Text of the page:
Liver parenchyma access and lesion marker via the endovascular route
2015 (English)In: Journal of Surgical Research, ISSN 0022-4804, E-ISSN 1095-8673, Vol. 195, no 2, 488-494 p.Article in journal (Refereed) Published
Background Neoadjuvant chemotherapeutic regimens for metastatic colorectal cancer are now so effective that they can cause "vanishing" lesions. With new advances such as local ablation, intra-arterial treatments in bolus with pumps or with beads, and isolation of hepatic perfusion, the need for a working channel to the liver may be warranted, ideally reducing the risk of spreading neoplastic cells. Materials and methods The endovascular trans-vessel wall Extroducer device makes it possible to gain direct access to the liver parenchyma. The distal tip is then detached, to act as both a marker and a securing plug in the vessel defect. We used ex vivo and in vivo tests to evaluate the device as a working channel for local administration of substances to the parenchyma and as a marker for detection with both transabdominal and intraoperative ultrasonography. Results We could deploy the Extroducer device without any hemorrhagic or thromboembolic complications in vivo, and we were able to detect all markers ex vivo and in vivo using both transabdominal and intraoperative ultrasonography. Furthermore, we found that it is possible to administer substances to the liver parenchyma using the catheter. Conclusions The trans-vessel wall technique can be used to establish a working channel to the liver parenchyma for administration of any substance, such as chemotherapeutic agents or cells. The detached device can also be used as a marker for ultrasound-guided partial liver resection in "vanishing lesions." The technique should have a low risk of seeding of neoplastic cells. This study in large animals forms a strong basis for translation to clinical studies.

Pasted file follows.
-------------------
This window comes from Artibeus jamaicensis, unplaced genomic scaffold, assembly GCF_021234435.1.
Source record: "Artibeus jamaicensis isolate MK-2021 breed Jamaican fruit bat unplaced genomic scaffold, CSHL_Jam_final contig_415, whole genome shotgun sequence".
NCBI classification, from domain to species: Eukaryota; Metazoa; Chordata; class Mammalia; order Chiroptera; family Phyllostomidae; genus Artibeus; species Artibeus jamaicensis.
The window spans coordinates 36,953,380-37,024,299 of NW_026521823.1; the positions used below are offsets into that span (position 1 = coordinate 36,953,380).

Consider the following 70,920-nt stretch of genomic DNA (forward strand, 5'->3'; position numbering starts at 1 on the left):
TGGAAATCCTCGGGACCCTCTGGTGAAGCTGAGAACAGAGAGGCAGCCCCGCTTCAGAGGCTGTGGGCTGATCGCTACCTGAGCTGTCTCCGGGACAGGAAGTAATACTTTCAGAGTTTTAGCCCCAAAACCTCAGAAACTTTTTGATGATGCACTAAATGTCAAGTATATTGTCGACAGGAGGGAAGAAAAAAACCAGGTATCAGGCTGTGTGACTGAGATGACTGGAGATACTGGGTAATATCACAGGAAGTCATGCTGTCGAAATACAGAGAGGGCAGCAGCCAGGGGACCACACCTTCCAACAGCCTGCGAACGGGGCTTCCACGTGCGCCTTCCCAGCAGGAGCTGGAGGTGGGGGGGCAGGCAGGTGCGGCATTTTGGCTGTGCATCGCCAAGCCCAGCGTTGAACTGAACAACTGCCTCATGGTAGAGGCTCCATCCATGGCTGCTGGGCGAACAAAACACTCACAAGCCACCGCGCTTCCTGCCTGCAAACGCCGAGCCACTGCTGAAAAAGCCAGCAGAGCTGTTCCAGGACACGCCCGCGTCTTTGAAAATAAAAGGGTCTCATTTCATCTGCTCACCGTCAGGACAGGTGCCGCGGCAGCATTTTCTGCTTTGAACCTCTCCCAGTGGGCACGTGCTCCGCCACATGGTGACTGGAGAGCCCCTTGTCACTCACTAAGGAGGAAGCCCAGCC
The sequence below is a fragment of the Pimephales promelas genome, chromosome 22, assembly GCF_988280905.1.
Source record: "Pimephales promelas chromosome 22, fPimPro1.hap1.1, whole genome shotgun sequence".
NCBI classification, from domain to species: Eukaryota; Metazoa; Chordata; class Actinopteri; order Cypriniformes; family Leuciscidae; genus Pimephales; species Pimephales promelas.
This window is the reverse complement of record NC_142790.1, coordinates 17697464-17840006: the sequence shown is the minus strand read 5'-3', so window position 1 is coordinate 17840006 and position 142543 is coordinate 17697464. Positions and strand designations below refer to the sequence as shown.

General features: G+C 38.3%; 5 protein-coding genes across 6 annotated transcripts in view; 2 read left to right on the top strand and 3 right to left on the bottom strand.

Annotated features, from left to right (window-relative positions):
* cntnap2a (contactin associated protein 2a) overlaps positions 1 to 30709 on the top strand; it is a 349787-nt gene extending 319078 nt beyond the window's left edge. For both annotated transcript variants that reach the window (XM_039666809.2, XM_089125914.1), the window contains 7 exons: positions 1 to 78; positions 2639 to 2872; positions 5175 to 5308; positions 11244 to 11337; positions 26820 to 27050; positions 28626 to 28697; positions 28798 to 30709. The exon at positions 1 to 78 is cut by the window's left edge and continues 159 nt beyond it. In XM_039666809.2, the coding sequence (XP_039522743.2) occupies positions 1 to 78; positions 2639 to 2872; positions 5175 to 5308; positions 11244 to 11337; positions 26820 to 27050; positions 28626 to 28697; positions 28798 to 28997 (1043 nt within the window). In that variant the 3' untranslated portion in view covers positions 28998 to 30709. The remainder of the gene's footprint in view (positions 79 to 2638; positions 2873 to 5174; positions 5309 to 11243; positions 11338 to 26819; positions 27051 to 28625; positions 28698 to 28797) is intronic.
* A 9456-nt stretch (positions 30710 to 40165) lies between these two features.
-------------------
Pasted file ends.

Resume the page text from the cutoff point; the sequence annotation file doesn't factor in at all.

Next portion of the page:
Place, publisher, year, edition, pages
2015. Vol. 195, no 2, 488-494 p.
Vanishing lesions Endovascular Parenchymal access Liver metastasis
IdentifiersURN: urn:nbn:se:kth:diva-167785DOI: 10.1016/j.jss.2015.01.048ISI: 000353651600014ScopusID: 2-s2.0-84928624452OAI: oai:DiVA.org:kth-167785DiVA: diva2:814081
FunderThe Karolinska Institutet's Research FoundationSwedish Research Council, K2006-73X-20139-01-3
QC 201505262015-05-262015-05-222015-06-12Bibliographically approved